As we entered, we saw sweet-faced emus, llamas and ponies, and a cheerful gal sold us baskets of carrot sticks and ice cream cones filled with seeds. A miniature doot-doot chugged around on a little track, and smiling children trotted around the yard on well-coiffed ponies. The clean, roomy pens contained fuzzy pink pigs, and chickens with black-and-white polka dots. We saw a baby goat the size of a large rabbit, and a miniature donkey with lush bangs.

But oh, my friends, what caused me to shove the children aside and make a bee line for the gate? A gigantic enclosure, filled with comfy wooden benches and smooth tree stumps for lounging, in which angora and Persian bunnies, and spotted guinea pigs in every texture and hue, frolicked and cavorted. Now everyone knows guinea pigs are cute. But you haven't really seen cute until you've seen those twitchy, tufty little beasts leaping around outside a cage. And you haven't really experienced cute overload until one rears on its hind legs in front of you in the hope you will produce a carrot.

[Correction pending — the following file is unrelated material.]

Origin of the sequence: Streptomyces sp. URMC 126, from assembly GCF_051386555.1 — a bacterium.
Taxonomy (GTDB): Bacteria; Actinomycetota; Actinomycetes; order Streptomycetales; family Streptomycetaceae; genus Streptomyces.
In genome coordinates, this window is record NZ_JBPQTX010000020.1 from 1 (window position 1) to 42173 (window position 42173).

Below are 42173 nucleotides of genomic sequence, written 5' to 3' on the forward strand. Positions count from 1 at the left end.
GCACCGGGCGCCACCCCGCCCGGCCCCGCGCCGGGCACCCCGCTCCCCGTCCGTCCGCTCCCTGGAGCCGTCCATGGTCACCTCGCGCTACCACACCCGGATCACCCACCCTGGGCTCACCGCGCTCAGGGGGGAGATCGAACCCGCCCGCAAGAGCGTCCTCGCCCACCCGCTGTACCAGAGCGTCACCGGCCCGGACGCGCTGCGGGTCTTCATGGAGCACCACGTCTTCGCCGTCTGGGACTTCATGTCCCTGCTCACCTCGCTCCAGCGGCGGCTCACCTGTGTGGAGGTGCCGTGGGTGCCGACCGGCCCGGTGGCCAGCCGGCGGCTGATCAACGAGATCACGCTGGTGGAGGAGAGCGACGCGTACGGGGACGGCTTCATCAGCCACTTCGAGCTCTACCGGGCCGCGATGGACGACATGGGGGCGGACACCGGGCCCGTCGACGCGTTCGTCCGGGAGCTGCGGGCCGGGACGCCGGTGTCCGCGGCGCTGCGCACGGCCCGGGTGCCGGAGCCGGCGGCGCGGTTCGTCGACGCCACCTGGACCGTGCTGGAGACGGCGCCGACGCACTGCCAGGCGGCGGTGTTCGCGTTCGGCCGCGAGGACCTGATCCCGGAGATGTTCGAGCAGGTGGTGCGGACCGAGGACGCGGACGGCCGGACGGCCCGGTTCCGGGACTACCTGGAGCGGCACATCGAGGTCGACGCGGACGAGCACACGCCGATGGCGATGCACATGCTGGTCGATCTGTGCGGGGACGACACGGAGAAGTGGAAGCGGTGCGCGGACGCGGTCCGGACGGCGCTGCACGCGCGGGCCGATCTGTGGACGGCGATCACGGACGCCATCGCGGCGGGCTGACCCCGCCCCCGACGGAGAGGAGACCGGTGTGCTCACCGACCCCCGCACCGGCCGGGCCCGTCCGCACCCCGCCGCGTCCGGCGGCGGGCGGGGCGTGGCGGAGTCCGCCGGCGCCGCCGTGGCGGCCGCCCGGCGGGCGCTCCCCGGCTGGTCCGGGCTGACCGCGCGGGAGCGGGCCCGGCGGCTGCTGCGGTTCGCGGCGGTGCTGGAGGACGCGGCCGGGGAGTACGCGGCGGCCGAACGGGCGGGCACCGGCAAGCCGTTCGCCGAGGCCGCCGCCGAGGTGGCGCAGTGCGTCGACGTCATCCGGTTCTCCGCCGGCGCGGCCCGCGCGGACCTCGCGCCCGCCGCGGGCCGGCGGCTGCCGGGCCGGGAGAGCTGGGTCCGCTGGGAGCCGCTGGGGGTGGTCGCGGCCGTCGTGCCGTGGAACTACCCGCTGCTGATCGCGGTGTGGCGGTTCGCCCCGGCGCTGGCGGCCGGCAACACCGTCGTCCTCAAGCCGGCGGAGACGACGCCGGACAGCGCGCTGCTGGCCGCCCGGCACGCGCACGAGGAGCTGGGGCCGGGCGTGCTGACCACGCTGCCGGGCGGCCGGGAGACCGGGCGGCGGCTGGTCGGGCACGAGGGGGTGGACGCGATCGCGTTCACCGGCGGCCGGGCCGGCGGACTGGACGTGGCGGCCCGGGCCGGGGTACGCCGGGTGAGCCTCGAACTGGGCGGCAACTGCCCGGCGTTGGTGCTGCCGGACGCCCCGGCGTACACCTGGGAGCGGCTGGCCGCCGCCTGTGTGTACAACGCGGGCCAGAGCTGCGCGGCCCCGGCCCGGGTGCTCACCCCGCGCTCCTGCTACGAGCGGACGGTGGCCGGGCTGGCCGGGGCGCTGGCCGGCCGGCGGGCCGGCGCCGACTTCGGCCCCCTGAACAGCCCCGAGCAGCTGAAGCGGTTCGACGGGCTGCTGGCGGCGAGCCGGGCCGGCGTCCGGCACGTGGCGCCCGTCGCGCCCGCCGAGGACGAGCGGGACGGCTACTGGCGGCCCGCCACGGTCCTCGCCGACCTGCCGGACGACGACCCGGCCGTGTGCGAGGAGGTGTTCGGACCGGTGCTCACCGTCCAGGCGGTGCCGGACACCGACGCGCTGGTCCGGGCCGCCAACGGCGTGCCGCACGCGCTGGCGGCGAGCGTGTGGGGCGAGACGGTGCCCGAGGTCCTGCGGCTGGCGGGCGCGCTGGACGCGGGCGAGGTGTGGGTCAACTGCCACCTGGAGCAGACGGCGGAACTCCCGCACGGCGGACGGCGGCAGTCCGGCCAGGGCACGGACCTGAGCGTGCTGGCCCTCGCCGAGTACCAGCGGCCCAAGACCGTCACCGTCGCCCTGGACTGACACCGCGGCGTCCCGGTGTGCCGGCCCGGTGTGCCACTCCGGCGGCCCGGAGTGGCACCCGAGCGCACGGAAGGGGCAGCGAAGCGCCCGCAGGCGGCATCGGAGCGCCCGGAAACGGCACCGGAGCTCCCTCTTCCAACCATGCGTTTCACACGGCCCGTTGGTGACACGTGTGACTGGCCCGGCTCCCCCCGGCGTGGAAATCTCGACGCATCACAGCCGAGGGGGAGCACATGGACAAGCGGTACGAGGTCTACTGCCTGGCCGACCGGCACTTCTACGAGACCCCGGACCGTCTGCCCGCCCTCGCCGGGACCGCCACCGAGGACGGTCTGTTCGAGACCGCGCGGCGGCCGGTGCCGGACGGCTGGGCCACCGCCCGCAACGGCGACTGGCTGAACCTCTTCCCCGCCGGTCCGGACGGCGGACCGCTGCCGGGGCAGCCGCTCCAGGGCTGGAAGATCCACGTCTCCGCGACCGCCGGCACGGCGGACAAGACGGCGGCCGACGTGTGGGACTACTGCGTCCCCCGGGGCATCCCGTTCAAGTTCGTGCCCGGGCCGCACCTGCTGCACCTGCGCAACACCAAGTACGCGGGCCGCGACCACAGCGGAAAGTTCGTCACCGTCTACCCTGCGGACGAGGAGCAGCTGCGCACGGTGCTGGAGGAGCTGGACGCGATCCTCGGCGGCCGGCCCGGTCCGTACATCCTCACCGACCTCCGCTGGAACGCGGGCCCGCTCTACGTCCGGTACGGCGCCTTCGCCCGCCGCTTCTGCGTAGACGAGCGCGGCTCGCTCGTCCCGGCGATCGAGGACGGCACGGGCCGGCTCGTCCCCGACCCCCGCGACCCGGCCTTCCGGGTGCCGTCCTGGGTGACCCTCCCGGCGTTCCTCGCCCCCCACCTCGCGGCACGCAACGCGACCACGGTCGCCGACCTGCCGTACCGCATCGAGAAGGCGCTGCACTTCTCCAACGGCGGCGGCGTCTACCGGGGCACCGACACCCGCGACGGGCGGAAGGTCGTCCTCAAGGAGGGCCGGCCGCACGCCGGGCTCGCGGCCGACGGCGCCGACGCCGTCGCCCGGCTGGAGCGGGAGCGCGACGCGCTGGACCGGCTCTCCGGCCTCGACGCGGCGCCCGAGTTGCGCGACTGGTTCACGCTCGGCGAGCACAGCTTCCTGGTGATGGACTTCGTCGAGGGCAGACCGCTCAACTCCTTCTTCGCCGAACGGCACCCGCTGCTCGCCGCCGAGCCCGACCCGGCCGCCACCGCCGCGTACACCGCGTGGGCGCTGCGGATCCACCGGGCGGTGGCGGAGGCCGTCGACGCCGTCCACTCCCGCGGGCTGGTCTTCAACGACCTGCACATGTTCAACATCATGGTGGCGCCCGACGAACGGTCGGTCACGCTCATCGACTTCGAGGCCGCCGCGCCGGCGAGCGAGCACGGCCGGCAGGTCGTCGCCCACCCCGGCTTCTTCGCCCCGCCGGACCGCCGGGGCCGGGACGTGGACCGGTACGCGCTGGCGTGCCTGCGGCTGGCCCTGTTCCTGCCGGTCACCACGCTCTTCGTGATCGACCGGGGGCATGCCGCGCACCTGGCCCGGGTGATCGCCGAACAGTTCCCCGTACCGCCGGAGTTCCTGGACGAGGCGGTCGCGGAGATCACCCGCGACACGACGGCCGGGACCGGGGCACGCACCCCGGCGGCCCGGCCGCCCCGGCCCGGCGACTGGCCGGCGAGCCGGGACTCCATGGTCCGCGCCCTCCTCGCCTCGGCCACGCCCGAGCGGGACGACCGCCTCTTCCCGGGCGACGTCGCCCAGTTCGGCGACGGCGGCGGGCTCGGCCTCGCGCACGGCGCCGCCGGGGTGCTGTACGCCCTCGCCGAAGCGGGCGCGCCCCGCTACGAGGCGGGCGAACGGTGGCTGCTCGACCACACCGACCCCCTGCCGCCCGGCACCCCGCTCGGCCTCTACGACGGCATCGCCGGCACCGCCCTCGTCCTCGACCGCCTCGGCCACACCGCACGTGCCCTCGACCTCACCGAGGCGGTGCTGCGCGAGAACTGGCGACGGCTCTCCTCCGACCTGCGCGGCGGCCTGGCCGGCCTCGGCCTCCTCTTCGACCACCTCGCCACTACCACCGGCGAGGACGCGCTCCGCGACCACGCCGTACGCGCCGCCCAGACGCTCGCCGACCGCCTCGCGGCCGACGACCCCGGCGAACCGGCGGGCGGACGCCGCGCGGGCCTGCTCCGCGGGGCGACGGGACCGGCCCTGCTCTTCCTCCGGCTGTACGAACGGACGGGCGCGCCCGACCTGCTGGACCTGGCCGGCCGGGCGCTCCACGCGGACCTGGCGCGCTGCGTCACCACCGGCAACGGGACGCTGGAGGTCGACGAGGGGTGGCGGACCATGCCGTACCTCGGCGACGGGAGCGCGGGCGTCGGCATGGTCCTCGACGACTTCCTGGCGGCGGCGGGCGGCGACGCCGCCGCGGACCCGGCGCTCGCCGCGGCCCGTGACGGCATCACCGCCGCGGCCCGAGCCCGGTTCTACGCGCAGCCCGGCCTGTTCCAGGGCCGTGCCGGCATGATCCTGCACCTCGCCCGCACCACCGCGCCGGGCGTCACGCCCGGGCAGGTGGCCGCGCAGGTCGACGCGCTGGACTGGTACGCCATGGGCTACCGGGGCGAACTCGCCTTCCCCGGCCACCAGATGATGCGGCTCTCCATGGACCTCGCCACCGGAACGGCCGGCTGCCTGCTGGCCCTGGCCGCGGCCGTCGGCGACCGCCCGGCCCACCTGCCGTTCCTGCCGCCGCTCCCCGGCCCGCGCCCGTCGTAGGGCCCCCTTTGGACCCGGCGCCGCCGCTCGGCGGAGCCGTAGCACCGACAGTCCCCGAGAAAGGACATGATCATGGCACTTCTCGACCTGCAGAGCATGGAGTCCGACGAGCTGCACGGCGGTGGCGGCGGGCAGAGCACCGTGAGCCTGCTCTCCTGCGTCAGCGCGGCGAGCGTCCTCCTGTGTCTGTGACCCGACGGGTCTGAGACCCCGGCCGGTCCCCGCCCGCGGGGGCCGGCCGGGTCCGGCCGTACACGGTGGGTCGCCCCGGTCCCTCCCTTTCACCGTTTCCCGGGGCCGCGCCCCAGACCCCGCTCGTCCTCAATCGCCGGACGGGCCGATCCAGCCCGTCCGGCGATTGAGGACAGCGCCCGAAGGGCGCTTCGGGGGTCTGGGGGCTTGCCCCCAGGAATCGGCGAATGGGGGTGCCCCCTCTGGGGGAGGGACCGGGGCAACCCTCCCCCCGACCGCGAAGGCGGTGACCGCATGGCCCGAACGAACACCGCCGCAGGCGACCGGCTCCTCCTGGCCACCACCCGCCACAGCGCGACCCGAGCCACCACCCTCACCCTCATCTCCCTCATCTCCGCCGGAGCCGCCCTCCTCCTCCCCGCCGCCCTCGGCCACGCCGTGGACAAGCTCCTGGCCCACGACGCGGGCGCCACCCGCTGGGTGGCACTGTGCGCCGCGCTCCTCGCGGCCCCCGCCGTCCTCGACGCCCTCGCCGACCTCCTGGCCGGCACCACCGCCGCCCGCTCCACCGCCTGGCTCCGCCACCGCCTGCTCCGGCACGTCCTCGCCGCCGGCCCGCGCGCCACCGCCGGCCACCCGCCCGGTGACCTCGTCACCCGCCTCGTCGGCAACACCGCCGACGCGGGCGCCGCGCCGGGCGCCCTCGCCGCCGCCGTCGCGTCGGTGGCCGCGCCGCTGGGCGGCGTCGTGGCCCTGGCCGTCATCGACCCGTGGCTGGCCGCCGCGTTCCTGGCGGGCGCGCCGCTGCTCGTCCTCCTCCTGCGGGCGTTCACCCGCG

After a couple blissful hours, we were ready for more than carrots ourselves, so we got our hands stamped (methinks the highlight of Jarrah's day was the "damp!" she kept showing us, on both hands--she insisted) and made our way into town, which was only one block! After a melancholy detour at The San Ramos Cafe, a ramshackle private home where the chef both lives and grows the day's fare and which was described by departing guests as "the best meal I've ever eaten"--alas, they had no highchairs--we headed up the street to a SJC historical landmark, the El Adobe, which was one of President Nixon's haunts and whose menu features a sandwich named for him. The girls were getting tired and we had a brief but loud skirmish over the perplexing fact that the waiter seemed to be absconding with their strollers (he was merely parking them in another room, but the impenetrable moods of a toddler made this into a grand tragedy) we toasted each other with frosty margaritas (ooooh! drinking in the afternoon! one of the many joys of train travel!) and dug into plates of cheesy goodness.